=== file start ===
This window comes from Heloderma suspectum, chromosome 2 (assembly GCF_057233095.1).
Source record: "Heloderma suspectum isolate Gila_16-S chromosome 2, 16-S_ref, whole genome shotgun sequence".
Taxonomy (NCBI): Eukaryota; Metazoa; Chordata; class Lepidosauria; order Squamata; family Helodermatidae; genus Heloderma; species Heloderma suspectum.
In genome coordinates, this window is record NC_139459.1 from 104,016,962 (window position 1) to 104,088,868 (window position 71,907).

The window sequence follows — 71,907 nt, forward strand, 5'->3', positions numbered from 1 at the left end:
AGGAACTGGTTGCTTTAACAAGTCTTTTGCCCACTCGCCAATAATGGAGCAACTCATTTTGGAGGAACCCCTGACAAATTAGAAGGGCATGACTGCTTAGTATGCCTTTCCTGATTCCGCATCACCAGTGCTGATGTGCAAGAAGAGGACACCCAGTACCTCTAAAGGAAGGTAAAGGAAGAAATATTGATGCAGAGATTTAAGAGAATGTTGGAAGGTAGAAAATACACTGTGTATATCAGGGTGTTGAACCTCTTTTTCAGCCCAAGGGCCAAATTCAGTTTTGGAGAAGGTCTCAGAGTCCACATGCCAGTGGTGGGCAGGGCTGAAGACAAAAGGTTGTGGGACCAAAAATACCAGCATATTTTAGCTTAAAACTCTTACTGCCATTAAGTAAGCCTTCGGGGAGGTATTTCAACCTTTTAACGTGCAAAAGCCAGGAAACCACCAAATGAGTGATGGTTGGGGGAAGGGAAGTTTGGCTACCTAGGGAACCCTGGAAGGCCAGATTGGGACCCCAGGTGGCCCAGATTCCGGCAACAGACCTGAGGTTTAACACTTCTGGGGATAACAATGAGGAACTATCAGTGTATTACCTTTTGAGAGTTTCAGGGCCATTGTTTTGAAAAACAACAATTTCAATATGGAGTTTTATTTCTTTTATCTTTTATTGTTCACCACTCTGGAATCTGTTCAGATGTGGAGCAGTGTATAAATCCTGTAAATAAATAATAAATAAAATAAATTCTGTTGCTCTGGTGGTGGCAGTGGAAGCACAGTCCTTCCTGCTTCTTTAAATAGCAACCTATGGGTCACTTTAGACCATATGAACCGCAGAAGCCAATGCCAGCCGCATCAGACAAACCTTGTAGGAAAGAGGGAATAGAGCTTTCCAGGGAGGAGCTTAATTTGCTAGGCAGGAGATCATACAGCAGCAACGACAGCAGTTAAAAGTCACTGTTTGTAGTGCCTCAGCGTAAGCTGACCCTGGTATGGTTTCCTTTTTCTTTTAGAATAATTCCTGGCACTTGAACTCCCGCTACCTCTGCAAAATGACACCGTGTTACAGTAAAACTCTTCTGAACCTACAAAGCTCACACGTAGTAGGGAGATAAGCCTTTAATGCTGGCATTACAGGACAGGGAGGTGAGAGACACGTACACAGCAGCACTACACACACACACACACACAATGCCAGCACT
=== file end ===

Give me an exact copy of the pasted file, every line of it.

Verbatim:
This window comes from Heloderma suspectum, chromosome 2 (assembly GCF_057233095.1).
Source record: "Heloderma suspectum isolate Gila_16-S chromosome 2, 16-S_ref, whole genome shotgun sequence".
Taxonomy (NCBI): Eukaryota; Metazoa; Chordata; class Lepidosauria; order Squamata; family Helodermatidae; genus Heloderma; species Heloderma suspectum.
In genome coordinates, this window is record NC_139459.1 from 104,016,962 (window position 1) to 104,088,868 (window position 71,907).

The window sequence follows — 71,907 nt, forward strand, 5'->3', positions numbered from 1 at the left end:
AGGAACTGGTTGCTTTAACAAGTCTTTTGCCCACTCGCCAATAATGGAGCAACTCATTTTGGAGGAACCCCTGACAAATTAGAAGGGCATGACTGCTTAGTATGCCTTTCCTGATTCCGCATCACCAGTGCTGATGTGCAAGAAGAGGACACCCAGTACCTCTAAAGGAAGGTAAAGGAAGAAATATTGATGCAGAGATTTAAGAGAATGTTGGAAGGTAGAAAATACACTGTGTATATCAGGGTGTTGAACCTCTTTTTCAGCCCAAGGGCCAAATTCAGTTTTGGAGAAGGTCTCAGAGTCCACATGCCAGTGGTGGGCAGGGCTGAAGACAAAAGGTTGTGGGACCAAAAATACCAGCATATTTTAGCTTAAAACTCTTACTGCCATTAAGTAAGCCTTCGGGGAGGTATTTCAACCTTTTAACGTGCAAAAGCCAGGAAACCACCAAATGAGTGATGGTTGGGGGAAGGGAAGTTTGGCTACCTAGGGAACCCTGGAAGGCCAGATTGGGACCCCAGGTGGCCCAGATTCCGGCAACAGACCTGAGGTTTAACACTTCTGGGGATAACAATGAGGAACTATCAGTGTATTACCTTTTGAGAGTTTCAGGGCCATTGTTTTGAAAAACAACAATTTCAATATGGAGTTTTATTTCTTTTATCTTTTATTGTTCACCACTCTGGAATCTGTTCAGATGTGGAGCAGTGTATAAATCCTGTAAATAAATAATAAATAAAATAAATTCTGTTGCTCTGGTGGTGGCAGTGGAAGCACAGTCCTTCCTGCTTCTTTAAATAGCAACCTATGGGTCACTTTAGACCATATGAACCGCAGAAGCCAATGCCAGCCGCATCAGACAAACCTTGTAGGAAAGAGGGAATAGAGCTTTCCAGGGAGGAGCTTAATTTGCTAGGCAGGAGATCATACAGCAGCAACGACAGCAGTTAAAAGTCACTGTTTGTAGTGCCTCAGCGTAAGCTGACCCTGGTATGGTTTCCTTTTTCTTTTAGAATAATTCCTGGCACTTGAACTCCCGCTACCTCTGCAAAATGACACCGTGTTACAGTAAAACTCTTCTGAACCTACAAAGCTCACACGTAGTAGGGAGATAAGCCTTTAATGCTGGCATTACAGGACAGGGAGGTGAGAGACACGTACACAGCAGCACTACACACACACACACACACAATGCCAGCACT